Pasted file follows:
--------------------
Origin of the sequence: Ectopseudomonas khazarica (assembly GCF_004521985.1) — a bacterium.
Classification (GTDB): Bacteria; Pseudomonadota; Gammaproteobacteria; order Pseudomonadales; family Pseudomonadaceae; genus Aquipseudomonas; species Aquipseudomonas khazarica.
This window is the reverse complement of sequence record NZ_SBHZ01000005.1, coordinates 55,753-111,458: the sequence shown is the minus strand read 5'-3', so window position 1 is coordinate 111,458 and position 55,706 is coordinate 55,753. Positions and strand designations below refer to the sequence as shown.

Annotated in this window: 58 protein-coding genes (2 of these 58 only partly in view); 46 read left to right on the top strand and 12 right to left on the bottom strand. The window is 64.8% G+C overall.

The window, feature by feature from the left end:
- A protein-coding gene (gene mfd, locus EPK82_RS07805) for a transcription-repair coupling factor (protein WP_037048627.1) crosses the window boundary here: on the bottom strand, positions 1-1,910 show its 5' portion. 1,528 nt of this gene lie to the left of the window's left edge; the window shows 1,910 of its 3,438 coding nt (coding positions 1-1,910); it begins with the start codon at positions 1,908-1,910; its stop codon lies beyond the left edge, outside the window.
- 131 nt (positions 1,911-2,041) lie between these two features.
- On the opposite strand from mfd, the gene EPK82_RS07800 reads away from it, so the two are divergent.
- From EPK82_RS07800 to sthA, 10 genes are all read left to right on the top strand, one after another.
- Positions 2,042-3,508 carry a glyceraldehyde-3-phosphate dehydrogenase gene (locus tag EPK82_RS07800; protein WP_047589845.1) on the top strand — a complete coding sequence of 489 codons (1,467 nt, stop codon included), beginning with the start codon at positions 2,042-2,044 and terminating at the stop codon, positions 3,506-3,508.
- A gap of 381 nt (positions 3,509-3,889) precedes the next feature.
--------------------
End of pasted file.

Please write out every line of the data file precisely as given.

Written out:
Origin of the sequence: Ectopseudomonas khazarica (assembly GCF_004521985.1) — a bacterium.
Classification (GTDB): Bacteria; Pseudomonadota; Gammaproteobacteria; order Pseudomonadales; family Pseudomonadaceae; genus Aquipseudomonas; species Aquipseudomonas khazarica.
This window is the reverse complement of sequence record NZ_SBHZ01000005.1, coordinates 55,753-111,458: the sequence shown is the minus strand read 5'-3', so window position 1 is coordinate 111,458 and position 55,706 is coordinate 55,753. Positions and strand designations below refer to the sequence as shown.

Annotated in this window: 58 protein-coding genes (2 of these 58 only partly in view); 46 read left to right on the top strand and 12 right to left on the bottom strand. The window is 64.8% G+C overall.

The window, feature by feature from the left end:
- A protein-coding gene (gene mfd, locus EPK82_RS07805) for a transcription-repair coupling factor (protein WP_037048627.1) crosses the window boundary here: on the bottom strand, positions 1-1,910 show its 5' portion. 1,528 nt of this gene lie to the left of the window's left edge; the window shows 1,910 of its 3,438 coding nt (coding positions 1-1,910); it begins with the start codon at positions 1,908-1,910; its stop codon lies beyond the left edge, outside the window.
- 131 nt (positions 1,911-2,041) lie between these two features.
- On the opposite strand from mfd, the gene EPK82_RS07800 reads away from it, so the two are divergent.
- From EPK82_RS07800 to sthA, 10 genes are all read left to right on the top strand, one after another.
- Positions 2,042-3,508 carry a glyceraldehyde-3-phosphate dehydrogenase gene (locus tag EPK82_RS07800; protein WP_047589845.1) on the top strand — a complete coding sequence of 489 codons (1,467 nt, stop codon included), beginning with the start codon at positions 2,042-2,044 and terminating at the stop codon, positions 3,506-3,508.
- A gap of 381 nt (positions 3,509-3,889) precedes the next feature.